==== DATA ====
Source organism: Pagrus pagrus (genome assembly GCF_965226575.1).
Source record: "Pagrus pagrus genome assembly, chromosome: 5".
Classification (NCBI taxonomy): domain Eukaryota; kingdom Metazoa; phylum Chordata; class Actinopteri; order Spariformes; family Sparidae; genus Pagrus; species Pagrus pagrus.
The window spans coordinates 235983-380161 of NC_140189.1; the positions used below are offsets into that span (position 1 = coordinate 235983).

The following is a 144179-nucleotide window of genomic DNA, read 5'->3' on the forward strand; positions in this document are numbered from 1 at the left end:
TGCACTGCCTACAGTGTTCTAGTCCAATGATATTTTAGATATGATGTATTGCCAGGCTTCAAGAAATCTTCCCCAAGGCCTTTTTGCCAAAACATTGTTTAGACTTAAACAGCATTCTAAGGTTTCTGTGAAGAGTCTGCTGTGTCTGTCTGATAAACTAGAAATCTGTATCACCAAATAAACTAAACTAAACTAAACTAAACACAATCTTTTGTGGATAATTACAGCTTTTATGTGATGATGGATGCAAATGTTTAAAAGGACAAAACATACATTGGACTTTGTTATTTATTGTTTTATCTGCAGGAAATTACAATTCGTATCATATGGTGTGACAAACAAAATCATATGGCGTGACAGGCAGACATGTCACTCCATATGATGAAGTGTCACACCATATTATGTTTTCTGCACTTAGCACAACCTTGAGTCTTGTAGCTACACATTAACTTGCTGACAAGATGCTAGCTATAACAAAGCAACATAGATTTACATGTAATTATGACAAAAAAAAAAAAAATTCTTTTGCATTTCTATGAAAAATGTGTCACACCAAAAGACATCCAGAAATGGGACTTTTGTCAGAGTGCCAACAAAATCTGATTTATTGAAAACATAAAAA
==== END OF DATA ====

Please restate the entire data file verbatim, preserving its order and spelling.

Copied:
Source organism: Pagrus pagrus (genome assembly GCF_965226575.1).
Source record: "Pagrus pagrus genome assembly, chromosome: 5".
Classification (NCBI taxonomy): domain Eukaryota; kingdom Metazoa; phylum Chordata; class Actinopteri; order Spariformes; family Sparidae; genus Pagrus; species Pagrus pagrus.
The window spans coordinates 235983-380161 of NC_140189.1; the positions used below are offsets into that span (position 1 = coordinate 235983).

The following is a 144179-nucleotide window of genomic DNA, read 5'->3' on the forward strand; positions in this document are numbered from 1 at the left end:
TGCACTGCCTACAGTGTTCTAGTCCAATGATATTTTAGATATGATGTATTGCCAGGCTTCAAGAAATCTTCCCCAAGGCCTTTTTGCCAAAACATTGTTTAGACTTAAACAGCATTCTAAGGTTTCTGTGAAGAGTCTGCTGTGTCTGTCTGATAAACTAGAAATCTGTATCACCAAATAAACTAAACTAAACTAAACTAAACACAATCTTTTGTGGATAATTACAGCTTTTATGTGATGATGGATGCAAATGTTTAAAAGGACAAAACATACATTGGACTTTGTTATTTATTGTTTTATCTGCAGGAAATTACAATTCGTATCATATGGTGTGACAAACAAAATCATATGGCGTGACAGGCAGACATGTCACTCCATATGATGAAGTGTCACACCATATTATGTTTTCTGCACTTAGCACAACCTTGAGTCTTGTAGCTACACATTAACTTGCTGACAAGATGCTAGCTATAACAAAGCAACATAGATTTACATGTAATTATGACAAAAAAAAAAAAAATTCTTTTGCATTTCTATGAAAAATGTGTCACACCAAAAGACATCCAGAAATGGGACTTTTGTCAGAGTGCCAACAAAATCTGATTTATTGAAAACATAAAAA